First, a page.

On Saturday, May 5, 2018, the Calgary Association of the RWA hosted its annual Spring Workshop.
For this workshop, our guest speaker was Kristan Higgins, one of my favourite authors.
With eighteen novels written and published—in two dozen languages—Kristan obviously knows what she’s doing. Her nineteenth book is showing up in August. Her “NOW THAT YOU MENTION IT” is nominated for a RITA. This woman is definitely a professional writer.
She’s also friendly, an excellent teacher, and humble. The first thing she did as she started her workshop was to pick up her cell phone and take a picture of us. “First things first. I’m always tickled that people come to my workshop!”
This workshop had three topics:
- Secondary Characters, Secondary Plotlines
- Writing Humour
- Character Mistakes and Missed Opportunities
Kristan also critiqued several humour submissions telling us what worked, and what did not resonate. Notice her choice of words. She didn’t say it didn’t work. It just didn’t resonate with her.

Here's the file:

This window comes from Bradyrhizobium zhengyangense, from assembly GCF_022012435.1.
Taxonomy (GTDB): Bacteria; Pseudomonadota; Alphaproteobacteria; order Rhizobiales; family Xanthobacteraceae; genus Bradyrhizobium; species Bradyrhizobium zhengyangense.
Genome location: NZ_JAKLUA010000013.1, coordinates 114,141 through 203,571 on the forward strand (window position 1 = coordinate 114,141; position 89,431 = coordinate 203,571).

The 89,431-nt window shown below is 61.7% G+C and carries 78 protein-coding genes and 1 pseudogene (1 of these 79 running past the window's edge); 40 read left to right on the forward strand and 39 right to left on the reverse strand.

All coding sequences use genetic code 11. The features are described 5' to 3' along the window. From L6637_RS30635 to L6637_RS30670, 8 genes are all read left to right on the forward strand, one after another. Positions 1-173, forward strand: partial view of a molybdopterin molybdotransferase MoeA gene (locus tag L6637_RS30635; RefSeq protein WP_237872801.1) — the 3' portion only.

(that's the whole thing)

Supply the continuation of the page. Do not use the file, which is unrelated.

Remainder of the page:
My head is still spinning and I’m still high from this workshop. I learned so many things that I can use in my own writing.
Some of the things we talked about
- Different types of characters: The Mentor, The Best Friend, The Deflector, The Reflector
- The difference between Secondary Characters and Fringe Characters
- What a “Christmas Card” is. (A character dropping in from another book in a series—and serving no useful purpose.)
- Having a sense of humour does not mean you can write humour. Note: In case you’re not aware, I’m writing in Canadian, so humour—instead of humor. (I’m bilingual 😊)
- Don’t try to be funny all the time.
- Don’t announce that something is funny. (
Beth laughed and laughed.)
- Thor vs. Loki
- Assassin Jason Bourne vs. Amnesia Jason Bourne
- An overlay of Questions to Ask Your Character—my favourite being: What is the new situation and why is your heroine the worst person for the job?
- Why do we laugh? What is the Psychology of Humour?
In the Q&A at the end of the workshop, I found a little gem:
Kristan says to write your book for twenty minutes. Open the document every day, and spend twenty minutes with it—even if all you do is read the last bit you wrote. You might change a typo. You might tweak a sentence.
Don’t plan to sit down and write for Two Hours. Plan on Twenty Minutes, knowing you can stop after that. Knowing that after that Twenty Minutes, you can make tea or check Twitter. But do the twenty minutes.
And if you find you got lost in the writing, you may have to cancel the hair appointment.
Have you read a Kristan Higgins novel?
Have you ever been to a Kristan Higgins workshop?
Did you read the one about Tweety?